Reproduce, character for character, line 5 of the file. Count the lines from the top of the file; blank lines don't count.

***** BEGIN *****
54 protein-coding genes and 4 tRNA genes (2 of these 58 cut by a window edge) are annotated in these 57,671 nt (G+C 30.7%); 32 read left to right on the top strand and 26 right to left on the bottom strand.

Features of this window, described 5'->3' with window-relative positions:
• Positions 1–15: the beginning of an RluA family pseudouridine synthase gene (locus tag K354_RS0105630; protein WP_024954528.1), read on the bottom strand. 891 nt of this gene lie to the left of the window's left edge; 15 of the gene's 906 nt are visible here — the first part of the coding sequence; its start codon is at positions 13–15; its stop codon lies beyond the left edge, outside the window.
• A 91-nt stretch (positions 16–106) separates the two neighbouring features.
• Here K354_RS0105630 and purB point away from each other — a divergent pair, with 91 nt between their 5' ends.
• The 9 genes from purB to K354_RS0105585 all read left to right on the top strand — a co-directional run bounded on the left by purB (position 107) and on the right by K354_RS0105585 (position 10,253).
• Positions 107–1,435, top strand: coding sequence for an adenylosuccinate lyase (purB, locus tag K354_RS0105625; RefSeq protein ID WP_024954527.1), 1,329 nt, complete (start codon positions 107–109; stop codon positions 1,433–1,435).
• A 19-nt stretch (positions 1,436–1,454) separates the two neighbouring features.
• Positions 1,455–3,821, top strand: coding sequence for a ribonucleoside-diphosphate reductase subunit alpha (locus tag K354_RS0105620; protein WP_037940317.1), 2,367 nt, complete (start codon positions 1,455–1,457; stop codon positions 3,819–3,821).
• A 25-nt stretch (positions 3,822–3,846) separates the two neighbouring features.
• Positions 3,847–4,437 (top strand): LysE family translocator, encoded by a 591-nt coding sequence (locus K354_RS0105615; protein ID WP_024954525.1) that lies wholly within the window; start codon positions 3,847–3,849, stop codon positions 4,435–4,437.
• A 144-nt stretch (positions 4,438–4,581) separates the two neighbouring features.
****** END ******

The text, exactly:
• Here K354_RS0105630 and purB point away from each other — a divergent pair, with 91 nt between their 5' ends.